Wolfman Ernie’s Break Through Single
“I want my music to be simple enough, so that the boy on the farm out there can learn it and practice it and try to play it, ” Ernest Tubb in conversation with Peter Guralick, Lost Highways
“You gotta change your name son, how about Texas Crisp?”
That’s the fist thing the head buck cats at the record label would have done, before morphing Ernest Tubb into a monstrous changeling torn from his West Texas plainsman roots. Thankfully, in 1941, the labels were not yet the Dr. Frankenstein’s that they evolved into, albeit from what I can gather about Ernest Tubb, he wasn’t a man for changing for nobody. He hailed from the old world, off a farm near Crisp, Texas, off little known Route 45, just south of Dallas, where he worked the fields listening to crackling phonograph records of Ethel Waters and Bessie Smith. One Saturday night, the thirteen year old Ernest Tubb was sprawled out on his bed, wrecked after a week of back-breaking graft, when he heard Jimmie Rogers on the wireless yodeling and he knew what was meant for him.
He took to rambling the farm, being like Jimmie, or at least how he thought Jimmie would be with nothing to go on, except that miraculous voice. He took a fair ribbing from his family, but he got to being pretty good at yodeling himself, but man, he needed a guitar so bad. It would take a while, things like a guitar weren’t easy to come by in Texas in the 1920s. Whilst travelling by thumb express from Benjamin to San Antonio, he saw a guitar in a store window in Abilene, he had five dollars, fifty cents, all he had in the world, he gave it up for that guitar.
He dug ditches in San Antonio, pedaling into town on his lunch breaks to sing Jimmie Rodgers songs in service clubs, landing him a fifteen minute slot on 250-watt radio station KONO. He would clamber out of his warm bed at five in the am, leap on his bicycle and pedal through the freezing desert air for his five thirty slot, singing Jimmie Rodgers songs into a can for gratis.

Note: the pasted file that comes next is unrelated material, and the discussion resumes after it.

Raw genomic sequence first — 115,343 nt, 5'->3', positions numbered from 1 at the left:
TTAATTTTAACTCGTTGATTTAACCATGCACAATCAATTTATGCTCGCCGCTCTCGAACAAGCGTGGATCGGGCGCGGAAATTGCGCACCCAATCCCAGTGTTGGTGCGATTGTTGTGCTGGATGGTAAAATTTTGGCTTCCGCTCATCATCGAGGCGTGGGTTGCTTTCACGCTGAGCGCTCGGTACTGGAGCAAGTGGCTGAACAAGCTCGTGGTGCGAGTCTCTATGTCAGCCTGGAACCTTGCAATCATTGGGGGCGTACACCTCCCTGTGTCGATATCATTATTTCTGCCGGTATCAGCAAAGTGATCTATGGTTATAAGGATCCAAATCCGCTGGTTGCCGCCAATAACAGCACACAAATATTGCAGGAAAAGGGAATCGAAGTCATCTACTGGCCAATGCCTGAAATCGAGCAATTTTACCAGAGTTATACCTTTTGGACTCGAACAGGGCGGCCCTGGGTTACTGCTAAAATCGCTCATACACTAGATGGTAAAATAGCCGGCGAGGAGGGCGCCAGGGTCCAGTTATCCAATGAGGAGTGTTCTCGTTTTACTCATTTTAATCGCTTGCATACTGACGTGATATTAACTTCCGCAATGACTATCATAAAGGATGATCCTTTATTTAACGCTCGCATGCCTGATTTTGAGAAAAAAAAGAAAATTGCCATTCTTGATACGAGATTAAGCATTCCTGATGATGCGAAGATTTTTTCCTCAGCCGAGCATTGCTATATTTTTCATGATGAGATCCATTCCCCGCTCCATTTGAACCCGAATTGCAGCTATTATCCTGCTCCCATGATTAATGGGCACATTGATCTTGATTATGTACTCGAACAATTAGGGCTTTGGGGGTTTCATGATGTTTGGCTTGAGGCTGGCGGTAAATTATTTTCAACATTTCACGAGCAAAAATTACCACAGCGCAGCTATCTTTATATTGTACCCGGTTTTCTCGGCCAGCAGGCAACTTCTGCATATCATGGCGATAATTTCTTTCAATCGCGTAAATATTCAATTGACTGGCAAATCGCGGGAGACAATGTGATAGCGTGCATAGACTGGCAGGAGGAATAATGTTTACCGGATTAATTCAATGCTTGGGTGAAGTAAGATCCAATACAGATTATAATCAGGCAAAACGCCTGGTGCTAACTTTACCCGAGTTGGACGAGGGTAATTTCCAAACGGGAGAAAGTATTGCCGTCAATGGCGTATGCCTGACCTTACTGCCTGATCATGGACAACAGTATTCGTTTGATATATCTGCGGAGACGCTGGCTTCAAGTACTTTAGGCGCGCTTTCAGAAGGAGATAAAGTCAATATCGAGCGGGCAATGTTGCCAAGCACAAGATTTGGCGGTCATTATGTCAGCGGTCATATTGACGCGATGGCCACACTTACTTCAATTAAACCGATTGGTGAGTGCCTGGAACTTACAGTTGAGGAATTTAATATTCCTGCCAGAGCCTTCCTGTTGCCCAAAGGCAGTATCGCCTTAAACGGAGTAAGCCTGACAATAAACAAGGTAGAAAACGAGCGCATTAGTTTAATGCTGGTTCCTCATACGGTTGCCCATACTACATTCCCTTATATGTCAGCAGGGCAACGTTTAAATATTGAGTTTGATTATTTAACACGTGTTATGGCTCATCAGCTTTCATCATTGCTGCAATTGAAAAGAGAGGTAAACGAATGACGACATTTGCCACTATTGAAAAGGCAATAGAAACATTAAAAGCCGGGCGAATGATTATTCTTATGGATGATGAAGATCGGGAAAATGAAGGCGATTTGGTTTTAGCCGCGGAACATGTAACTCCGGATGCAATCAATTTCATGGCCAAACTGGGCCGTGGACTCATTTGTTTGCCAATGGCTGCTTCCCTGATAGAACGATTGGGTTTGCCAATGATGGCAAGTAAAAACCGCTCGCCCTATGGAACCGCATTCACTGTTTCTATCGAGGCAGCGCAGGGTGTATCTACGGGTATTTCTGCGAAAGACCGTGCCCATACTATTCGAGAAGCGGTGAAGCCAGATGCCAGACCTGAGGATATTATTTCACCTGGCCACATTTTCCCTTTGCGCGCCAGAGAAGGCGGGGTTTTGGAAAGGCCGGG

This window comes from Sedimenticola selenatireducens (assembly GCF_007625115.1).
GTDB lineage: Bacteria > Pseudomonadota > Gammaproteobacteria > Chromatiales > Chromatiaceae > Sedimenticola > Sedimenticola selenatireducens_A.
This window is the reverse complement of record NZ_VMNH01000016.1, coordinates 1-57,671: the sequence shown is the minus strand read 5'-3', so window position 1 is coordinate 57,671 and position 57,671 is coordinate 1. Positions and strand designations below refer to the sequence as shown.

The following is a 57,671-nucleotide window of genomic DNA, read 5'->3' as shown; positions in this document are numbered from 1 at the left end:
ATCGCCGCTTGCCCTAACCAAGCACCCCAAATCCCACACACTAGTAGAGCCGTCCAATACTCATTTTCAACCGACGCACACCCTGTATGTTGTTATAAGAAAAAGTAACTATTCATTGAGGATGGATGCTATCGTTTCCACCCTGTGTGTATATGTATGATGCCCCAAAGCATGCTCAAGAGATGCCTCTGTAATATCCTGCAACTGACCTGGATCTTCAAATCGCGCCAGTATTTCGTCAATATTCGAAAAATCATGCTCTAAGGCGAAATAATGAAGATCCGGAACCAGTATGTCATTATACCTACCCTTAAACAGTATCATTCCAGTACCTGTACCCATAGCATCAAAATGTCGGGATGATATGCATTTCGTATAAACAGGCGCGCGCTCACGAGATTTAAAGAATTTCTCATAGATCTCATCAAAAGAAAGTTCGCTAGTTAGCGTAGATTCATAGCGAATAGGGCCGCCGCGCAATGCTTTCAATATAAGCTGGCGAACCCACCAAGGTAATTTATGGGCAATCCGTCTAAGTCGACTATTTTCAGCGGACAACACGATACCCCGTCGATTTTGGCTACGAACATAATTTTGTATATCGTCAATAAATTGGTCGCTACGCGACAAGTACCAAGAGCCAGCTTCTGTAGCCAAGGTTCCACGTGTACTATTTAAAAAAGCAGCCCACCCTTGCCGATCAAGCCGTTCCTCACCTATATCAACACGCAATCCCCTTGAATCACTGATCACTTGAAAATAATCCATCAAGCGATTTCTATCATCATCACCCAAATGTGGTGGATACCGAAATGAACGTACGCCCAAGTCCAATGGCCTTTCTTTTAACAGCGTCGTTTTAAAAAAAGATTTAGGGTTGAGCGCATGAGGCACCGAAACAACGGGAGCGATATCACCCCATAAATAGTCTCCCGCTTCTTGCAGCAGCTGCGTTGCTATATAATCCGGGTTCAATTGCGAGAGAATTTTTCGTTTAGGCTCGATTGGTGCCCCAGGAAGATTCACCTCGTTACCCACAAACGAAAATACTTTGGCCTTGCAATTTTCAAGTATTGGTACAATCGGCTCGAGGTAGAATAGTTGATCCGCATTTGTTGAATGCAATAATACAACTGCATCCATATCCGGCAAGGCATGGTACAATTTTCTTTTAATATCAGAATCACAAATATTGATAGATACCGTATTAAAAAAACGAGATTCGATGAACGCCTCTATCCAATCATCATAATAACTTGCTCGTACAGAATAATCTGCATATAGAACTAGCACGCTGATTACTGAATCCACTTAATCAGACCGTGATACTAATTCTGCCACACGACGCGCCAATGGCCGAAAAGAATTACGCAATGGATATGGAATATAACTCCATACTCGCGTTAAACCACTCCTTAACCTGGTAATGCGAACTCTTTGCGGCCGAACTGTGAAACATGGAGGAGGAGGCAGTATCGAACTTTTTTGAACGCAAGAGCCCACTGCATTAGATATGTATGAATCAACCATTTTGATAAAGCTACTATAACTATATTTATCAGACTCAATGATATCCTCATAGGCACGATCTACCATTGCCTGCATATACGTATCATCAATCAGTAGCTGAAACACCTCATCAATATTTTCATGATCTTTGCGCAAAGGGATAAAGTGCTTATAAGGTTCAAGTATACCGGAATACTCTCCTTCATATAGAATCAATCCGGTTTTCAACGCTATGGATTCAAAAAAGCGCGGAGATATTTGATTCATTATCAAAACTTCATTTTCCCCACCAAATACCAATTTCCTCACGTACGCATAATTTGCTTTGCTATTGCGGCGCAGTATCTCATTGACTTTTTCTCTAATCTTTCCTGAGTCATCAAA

In 1935, idly looking through the phone directory, his eye found Mrs. Jimmie Rodgers. Sweet Lord. He called, she answered, it was the Mrs. Jimmie Rodgers. She believed in Ernest, heard something in his voice that set him apart from the many other Rodgers imitators. She set up a tour for him and off he went, dressed in a suit of Jimmie’s, clutching Jimmie’s two thousand dollar guitar. Cripes.
Stuff still didn’t come easy. He slogged about Texas for the Texas Brewing Company flogging beer by performing at beer drive-ins. A change in direction occurs on the vinyl he cut for Decca Records in Houston in 1940. He recorded the self-penned, I’ll Get Along Somehow and Blue Eyed Elaine. Sans tonsils. Yodeling was no more. Ernest had discovered his own style.
In the long, hot summer of 1941, the last summer before Pearl Harbor with Joe Di DiMaggio knocking home runs out of every stadium and Jelly Roll breathing his last, Ernest arrived in Bunny Briggs’ tiny Dallas studio to cut a record about which he had a damn good feeling. Initially, he was bugged to discover that his regular guitarist Jimmie Short wasn’t there. Fay Smith, the studio guitarist stood in. The producer Dave Kapp was dissatisfied with the result but Ernest thought the opposite and begged for it to be released. Fortunately Kapp relented or we would never have heard the fantastic single Walking The Floor Over You.
It was a hit, selling over 400,000 copies in the first year alone. Ernest was a twenty-seven year overnight success. Boy, it’s a supreme track. Two minutes and thirty-seconds of foundation stone honkytonk with Shakespearean themes of broken promises, heartbreak, anguish, unrequited love, abandonment, treachery, betrayal – all delivered with Ernest’s smooth vocal, now again exhorting the young Fay Smith with, “Oh pick it out Smithy” and “Oh, do it pretty son,” on what is one of the first electric guitar solos in country music.